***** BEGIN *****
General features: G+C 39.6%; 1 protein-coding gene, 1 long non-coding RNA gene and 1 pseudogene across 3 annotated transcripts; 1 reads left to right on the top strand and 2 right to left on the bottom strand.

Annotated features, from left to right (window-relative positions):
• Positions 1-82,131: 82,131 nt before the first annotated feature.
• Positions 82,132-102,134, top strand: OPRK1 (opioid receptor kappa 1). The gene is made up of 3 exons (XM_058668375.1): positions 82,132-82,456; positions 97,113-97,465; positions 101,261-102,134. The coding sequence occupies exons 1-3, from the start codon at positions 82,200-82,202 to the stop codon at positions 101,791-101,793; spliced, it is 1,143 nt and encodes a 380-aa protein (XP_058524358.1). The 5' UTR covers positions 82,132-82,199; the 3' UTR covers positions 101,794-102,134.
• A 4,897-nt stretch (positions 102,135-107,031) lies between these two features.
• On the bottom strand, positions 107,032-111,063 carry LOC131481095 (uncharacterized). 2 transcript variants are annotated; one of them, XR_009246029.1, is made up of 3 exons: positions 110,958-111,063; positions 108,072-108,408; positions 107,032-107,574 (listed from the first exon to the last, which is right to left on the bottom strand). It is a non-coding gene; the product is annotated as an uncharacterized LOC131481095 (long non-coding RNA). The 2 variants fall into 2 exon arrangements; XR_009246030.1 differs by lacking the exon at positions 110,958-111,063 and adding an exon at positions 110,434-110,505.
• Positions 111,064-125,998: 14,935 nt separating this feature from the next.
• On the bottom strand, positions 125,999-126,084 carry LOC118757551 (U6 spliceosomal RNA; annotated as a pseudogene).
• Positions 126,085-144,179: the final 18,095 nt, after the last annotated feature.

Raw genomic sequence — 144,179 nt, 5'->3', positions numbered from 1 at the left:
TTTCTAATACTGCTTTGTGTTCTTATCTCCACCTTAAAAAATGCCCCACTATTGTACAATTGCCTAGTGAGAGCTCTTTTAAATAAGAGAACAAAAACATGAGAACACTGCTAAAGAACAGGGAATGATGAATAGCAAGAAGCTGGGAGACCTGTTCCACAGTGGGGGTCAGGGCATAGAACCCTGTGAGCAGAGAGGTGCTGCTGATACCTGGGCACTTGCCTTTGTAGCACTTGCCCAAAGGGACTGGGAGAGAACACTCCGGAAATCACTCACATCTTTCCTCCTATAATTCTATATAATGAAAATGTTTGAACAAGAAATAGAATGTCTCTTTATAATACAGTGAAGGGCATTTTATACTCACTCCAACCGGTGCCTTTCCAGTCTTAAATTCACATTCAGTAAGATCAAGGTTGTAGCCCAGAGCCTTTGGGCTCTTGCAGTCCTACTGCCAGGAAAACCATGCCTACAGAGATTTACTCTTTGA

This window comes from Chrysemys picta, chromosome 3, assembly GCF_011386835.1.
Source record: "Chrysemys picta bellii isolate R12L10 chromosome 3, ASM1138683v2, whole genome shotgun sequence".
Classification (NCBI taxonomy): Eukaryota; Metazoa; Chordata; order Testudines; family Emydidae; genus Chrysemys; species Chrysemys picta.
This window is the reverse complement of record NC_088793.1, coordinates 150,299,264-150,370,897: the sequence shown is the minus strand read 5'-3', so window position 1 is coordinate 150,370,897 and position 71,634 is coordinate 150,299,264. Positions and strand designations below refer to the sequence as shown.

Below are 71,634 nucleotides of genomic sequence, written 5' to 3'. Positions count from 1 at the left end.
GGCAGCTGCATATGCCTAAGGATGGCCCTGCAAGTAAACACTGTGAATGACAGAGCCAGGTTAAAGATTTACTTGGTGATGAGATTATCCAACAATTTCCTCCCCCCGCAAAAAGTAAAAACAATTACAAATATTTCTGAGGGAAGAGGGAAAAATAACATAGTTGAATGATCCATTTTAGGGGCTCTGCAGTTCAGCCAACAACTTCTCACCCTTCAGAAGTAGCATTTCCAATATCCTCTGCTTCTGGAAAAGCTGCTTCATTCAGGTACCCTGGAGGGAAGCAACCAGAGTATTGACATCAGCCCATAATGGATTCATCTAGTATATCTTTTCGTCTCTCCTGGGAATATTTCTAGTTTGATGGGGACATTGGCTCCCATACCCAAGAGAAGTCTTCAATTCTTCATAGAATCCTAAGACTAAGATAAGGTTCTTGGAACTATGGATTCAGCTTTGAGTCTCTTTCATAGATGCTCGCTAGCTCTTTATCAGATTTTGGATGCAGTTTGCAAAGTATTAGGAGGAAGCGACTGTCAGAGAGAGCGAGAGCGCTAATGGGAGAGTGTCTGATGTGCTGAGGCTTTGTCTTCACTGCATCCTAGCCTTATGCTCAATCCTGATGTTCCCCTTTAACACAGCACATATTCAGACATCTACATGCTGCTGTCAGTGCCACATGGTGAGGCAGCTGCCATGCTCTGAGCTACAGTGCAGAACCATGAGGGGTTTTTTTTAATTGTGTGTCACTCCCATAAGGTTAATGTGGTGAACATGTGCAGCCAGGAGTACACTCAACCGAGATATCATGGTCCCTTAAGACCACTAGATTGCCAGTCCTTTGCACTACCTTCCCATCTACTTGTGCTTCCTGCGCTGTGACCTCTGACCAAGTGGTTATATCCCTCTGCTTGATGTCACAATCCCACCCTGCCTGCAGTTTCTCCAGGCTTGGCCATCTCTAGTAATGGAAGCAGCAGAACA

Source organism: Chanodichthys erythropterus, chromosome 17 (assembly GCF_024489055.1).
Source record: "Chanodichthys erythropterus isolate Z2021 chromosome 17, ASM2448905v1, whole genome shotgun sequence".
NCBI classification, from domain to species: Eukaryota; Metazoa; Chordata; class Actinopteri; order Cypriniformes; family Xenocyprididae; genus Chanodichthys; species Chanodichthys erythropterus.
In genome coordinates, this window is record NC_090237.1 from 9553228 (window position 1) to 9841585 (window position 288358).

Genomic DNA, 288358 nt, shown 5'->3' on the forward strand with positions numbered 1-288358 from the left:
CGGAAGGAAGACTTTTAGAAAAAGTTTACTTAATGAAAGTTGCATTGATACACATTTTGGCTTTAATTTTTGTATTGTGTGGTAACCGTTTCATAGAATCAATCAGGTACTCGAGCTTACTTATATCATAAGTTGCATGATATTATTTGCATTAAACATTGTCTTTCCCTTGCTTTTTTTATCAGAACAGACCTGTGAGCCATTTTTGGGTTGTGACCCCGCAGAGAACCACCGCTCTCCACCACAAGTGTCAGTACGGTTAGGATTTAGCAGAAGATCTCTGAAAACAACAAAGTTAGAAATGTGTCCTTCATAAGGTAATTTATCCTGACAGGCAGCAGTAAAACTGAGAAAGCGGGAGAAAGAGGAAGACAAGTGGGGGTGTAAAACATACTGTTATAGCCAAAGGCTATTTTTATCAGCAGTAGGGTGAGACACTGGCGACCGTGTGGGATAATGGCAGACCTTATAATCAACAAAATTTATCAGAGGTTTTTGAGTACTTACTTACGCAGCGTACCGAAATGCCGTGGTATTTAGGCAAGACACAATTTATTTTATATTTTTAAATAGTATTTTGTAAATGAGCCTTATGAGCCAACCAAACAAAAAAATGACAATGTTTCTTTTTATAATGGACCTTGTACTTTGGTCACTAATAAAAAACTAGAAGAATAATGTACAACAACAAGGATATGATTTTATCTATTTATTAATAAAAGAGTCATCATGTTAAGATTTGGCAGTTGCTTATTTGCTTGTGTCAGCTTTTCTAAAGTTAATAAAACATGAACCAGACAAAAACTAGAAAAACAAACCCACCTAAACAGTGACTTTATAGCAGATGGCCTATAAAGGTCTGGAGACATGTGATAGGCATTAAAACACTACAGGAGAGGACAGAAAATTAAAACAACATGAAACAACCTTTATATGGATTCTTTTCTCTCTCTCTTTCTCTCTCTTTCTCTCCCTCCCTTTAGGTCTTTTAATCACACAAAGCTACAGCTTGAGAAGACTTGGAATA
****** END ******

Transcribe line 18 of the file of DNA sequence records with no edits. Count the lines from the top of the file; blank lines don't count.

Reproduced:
Source organism: Chanodichthys erythropterus, chromosome 17 (assembly GCF_024489055.1).